A new report by The Local Data Company (LDC) has highlighted the rapid growth of the convenience sector over the last five years with store numbers up 21%. However, it also found that the number of convenience stores in the UK has reached saturation point in some areas with 228 towns seeing a decline in their number last year and 300 stores closing in total.
The LDC report analyses growth by fascia and by town and identifies where and which fascia have been changing. The research shows how competitive the convenience market has become with the total number of outlets increasing from 13,617 stores in 2010 to 16,426 stores at the end of 2015 – a 21% increase.
The CAGR (Compound Annual Growth Rate) of the ‘Big 4’ supermarkets convenience store formats over the last five years was 8.4%, which was faster than the growth of their larger store formats at 4.9%.
However, the convenience store market overall was the slowest growing segment in the food and groceries market with a CAGR of 3.2% over the last five years. This is lower than the CAGR for discount stores, at 7.2%, and supermarkets, at 4.9%, over the same period.
Number of stores across the different food retail store formats (Source: LDC)
Meanwhile, supermarkets were the only format to see a fall in its growth rate between 2013 and 2015, down from 5.3% to 1.6%. For example, Tesco’s growth has been focused on its Express c-store format, with an increase of 17 stores and One Stop, with an increase of 70 stores, while Tesco Metro showed a loss of -17 stores in 2015.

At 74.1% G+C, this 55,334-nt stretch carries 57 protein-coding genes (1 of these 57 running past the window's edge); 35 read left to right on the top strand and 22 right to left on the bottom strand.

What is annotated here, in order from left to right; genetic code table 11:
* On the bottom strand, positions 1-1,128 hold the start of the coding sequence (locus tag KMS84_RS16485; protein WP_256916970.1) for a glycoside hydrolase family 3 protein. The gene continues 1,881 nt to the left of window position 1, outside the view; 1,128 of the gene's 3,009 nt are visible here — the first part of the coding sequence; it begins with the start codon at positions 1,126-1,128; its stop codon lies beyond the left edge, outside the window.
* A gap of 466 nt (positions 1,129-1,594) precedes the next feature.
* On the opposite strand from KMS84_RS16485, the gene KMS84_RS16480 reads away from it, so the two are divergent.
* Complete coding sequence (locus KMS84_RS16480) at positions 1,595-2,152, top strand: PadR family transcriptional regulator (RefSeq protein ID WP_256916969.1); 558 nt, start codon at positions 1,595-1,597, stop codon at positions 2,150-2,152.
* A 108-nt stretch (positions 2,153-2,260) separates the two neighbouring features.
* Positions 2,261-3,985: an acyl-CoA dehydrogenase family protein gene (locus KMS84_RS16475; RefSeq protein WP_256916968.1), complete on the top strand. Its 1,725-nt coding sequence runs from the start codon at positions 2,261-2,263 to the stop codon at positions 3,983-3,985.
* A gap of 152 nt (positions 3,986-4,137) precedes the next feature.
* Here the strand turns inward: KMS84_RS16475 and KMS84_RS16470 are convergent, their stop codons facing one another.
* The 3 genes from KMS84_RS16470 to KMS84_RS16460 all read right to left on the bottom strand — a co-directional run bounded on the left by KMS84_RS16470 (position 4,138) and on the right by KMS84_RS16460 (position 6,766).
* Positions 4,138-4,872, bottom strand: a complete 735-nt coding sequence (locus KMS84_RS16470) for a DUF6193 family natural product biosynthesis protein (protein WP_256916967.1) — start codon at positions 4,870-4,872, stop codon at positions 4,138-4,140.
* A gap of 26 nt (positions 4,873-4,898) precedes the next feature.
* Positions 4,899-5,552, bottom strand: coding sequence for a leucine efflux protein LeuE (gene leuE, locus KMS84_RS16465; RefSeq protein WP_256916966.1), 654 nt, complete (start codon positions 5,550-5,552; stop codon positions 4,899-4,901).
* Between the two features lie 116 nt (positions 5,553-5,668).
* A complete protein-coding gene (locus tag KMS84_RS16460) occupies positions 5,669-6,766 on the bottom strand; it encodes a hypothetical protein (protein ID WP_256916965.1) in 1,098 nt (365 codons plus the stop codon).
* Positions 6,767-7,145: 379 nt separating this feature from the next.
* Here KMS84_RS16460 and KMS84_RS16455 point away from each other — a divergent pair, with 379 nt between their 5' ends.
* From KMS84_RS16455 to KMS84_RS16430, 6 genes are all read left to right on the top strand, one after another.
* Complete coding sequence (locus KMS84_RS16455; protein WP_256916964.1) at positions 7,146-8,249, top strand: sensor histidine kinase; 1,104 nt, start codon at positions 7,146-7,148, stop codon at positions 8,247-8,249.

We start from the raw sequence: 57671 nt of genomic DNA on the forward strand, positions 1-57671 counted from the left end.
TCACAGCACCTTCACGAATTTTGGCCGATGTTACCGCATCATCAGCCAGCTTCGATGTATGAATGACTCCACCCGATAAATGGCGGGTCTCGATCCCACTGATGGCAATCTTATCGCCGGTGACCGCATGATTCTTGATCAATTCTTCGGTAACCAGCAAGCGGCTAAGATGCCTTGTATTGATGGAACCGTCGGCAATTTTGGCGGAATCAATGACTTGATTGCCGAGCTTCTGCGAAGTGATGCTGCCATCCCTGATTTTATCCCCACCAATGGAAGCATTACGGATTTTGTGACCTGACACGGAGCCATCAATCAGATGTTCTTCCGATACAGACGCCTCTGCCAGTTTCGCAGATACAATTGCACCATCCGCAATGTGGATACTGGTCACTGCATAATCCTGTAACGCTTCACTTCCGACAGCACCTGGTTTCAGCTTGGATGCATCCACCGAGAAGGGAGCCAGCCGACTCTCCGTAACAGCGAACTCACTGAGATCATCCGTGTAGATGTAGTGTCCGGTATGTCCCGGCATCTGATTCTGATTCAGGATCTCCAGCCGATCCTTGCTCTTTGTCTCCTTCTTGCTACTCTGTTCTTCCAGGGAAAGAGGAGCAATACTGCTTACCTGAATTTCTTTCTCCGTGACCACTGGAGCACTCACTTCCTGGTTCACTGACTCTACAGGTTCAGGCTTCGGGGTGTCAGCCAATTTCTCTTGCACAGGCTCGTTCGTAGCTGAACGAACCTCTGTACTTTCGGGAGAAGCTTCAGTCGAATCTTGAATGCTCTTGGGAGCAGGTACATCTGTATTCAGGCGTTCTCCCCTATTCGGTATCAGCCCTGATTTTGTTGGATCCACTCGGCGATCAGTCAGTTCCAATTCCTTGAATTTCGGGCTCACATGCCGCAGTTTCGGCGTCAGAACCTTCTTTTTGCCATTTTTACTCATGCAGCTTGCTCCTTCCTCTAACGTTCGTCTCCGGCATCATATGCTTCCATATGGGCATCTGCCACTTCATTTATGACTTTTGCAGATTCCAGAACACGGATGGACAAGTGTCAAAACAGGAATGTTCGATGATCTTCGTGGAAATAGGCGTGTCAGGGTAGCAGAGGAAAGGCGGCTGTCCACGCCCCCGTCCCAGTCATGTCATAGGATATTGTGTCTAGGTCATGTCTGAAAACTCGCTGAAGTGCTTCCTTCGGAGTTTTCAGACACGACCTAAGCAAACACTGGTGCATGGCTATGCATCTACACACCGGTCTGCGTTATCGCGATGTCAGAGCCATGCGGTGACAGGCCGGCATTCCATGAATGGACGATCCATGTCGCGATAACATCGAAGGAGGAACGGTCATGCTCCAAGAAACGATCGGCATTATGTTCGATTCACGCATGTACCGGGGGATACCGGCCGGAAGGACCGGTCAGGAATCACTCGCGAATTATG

Of the fourteen convenience store fascias researched by LDC, five had a negative net change in stores, these included: Londis (-268); M Local (-132); Tesco Metro (-17); Mace (-13); and Budgens (-11). Some of these were rebrandings, rather than actual closures.
Independent convenience stores had a CAGR of +5.6% within the five year period increasing from 3,755 in 2011 to 4,707 in 2015.
Number of stores across GB for the main convenience store fascia 2014- 2015 (Source: LDC)
The town with the lowest ratio of people to stores was Inveraray in Scotland with three convenience stores and a population of 596 people – 199 people per store. Meanwhile, the fastest growing region for convenience stores is the West Midlands with a net change in 2015 of +66 stores across the 79 towns in the region analysed, giving an average of +0.84 new stores per town.
Matthew Hopkinson, Director at The Local Data Company commented: “The key point of note in this research is the relentless expansion of all food formats across Great Britain for the last five years. The way people shop has changed which has impacted the large superstores sales, which has been further impacted by convenience formats of the same supermarkets alongside the discounters and the symbol groups. Last week’s announcement of the launch of Amazon’s new grocery service will be an interesting one to watch as it has the potential to compete with not just the supermarkets, but the discounters and the convenience stores.
“The role and relevance of food shopping for consumers is changing profoundly. We have seen the physical impact but unlike other sectors we have yet to see the online impact. Perhaps Amazon will be the catalyst to change this and if it does then we will see some retailers under significant pressures over the next five years.”